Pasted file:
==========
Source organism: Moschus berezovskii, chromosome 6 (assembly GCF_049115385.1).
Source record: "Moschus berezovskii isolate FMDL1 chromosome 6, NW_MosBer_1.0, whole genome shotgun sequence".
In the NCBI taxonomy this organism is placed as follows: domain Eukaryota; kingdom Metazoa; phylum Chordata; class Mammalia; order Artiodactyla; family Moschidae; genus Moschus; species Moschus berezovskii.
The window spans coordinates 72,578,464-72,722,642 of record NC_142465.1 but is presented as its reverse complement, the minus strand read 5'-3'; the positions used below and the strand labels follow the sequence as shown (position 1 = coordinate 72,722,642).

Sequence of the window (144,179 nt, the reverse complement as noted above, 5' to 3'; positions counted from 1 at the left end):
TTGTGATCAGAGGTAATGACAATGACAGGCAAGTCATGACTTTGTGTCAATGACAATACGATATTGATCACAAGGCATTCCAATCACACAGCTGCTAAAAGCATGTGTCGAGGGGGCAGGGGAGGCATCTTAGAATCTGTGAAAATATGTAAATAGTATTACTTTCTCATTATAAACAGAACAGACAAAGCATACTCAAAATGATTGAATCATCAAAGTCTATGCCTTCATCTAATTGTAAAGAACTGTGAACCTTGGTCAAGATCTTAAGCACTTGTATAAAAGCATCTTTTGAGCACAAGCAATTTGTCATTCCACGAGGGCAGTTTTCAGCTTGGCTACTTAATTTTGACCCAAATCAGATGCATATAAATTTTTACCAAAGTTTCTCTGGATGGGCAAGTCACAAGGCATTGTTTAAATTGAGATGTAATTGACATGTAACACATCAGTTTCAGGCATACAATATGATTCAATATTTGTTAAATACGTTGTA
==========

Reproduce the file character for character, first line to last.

Source organism: Moschus berezovskii, chromosome 6 (assembly GCF_049115385.1).
Source record: "Moschus berezovskii isolate FMDL1 chromosome 6, NW_MosBer_1.0, whole genome shotgun sequence".
In the NCBI taxonomy this organism is placed as follows: domain Eukaryota; kingdom Metazoa; phylum Chordata; class Mammalia; order Artiodactyla; family Moschidae; genus Moschus; species Moschus berezovskii.
The window spans coordinates 72,578,464-72,722,642 of record NC_142465.1 but is presented as its reverse complement, the minus strand read 5'-3'; the positions used below and the strand labels follow the sequence as shown (position 1 = coordinate 72,722,642).

Sequence of the window (144,179 nt, the reverse complement as noted above, 5' to 3'; positions counted from 1 at the left end):
TTGTGATCAGAGGTAATGACAATGACAGGCAAGTCATGACTTTGTGTCAATGACAATACGATATTGATCACAAGGCATTCCAATCACACAGCTGCTAAAAGCATGTGTCGAGGGGGCAGGGGAGGCATCTTAGAATCTGTGAAAATATGTAAATAGTATTACTTTCTCATTATAAACAGAACAGACAAAGCATACTCAAAATGATTGAATCATCAAAGTCTATGCCTTCATCTAATTGTAAAGAACTGTGAACCTTGGTCAAGATCTTAAGCACTTGTATAAAAGCATCTTTTGAGCACAAGCAATTTGTCATTCCACGAGGGCAGTTTTCAGCTTGGCTACTTAATTTTGACCCAAATCAGATGCATATAAATTTTTACCAAAGTTTCTCTGGATGGGCAAGTCACAAGGCATTGTTTAAATTGAGATGTAATTGACATGTAACACATCAGTTTCAGGCATACAATATGATTCAATATTTGTTAAATACGTTGTA